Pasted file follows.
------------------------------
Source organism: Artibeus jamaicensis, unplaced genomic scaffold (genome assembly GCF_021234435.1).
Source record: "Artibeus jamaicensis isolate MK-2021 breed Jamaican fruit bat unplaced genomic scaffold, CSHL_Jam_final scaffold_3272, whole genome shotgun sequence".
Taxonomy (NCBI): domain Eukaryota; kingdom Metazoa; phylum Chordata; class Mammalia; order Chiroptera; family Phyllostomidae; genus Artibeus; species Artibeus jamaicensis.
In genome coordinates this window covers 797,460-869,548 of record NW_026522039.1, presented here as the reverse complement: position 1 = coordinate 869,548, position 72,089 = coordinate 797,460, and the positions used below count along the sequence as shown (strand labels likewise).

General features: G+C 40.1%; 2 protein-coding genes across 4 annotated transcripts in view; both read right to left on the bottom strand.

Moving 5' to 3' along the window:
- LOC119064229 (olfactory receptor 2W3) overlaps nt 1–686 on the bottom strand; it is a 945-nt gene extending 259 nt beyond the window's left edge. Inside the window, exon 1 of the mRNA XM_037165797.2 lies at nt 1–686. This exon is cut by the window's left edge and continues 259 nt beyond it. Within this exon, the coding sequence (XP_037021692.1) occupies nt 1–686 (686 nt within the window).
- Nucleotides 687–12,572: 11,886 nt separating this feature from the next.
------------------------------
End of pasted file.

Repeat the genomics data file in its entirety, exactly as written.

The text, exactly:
Source organism: Artibeus jamaicensis, unplaced genomic scaffold (genome assembly GCF_021234435.1).
Source record: "Artibeus jamaicensis isolate MK-2021 breed Jamaican fruit bat unplaced genomic scaffold, CSHL_Jam_final scaffold_3272, whole genome shotgun sequence".
Taxonomy (NCBI): domain Eukaryota; kingdom Metazoa; phylum Chordata; class Mammalia; order Chiroptera; family Phyllostomidae; genus Artibeus; species Artibeus jamaicensis.
In genome coordinates this window covers 797,460-869,548 of record NW_026522039.1, presented here as the reverse complement: position 1 = coordinate 869,548, position 72,089 = coordinate 797,460, and the positions used below count along the sequence as shown (strand labels likewise).

General features: G+C 40.1%; 2 protein-coding genes across 4 annotated transcripts in view; both read right to left on the bottom strand.

Moving 5' to 3' along the window:
- LOC119064229 (olfactory receptor 2W3) overlaps nt 1–686 on the bottom strand; it is a 945-nt gene extending 259 nt beyond the window's left edge. Inside the window, exon 1 of the mRNA XM_037165797.2 lies at nt 1–686. This exon is cut by the window's left edge and continues 259 nt beyond it. Within this exon, the coding sequence (XP_037021692.1) occupies nt 1–686 (686 nt within the window).
- Nucleotides 687–12,572: 11,886 nt separating this feature from the next.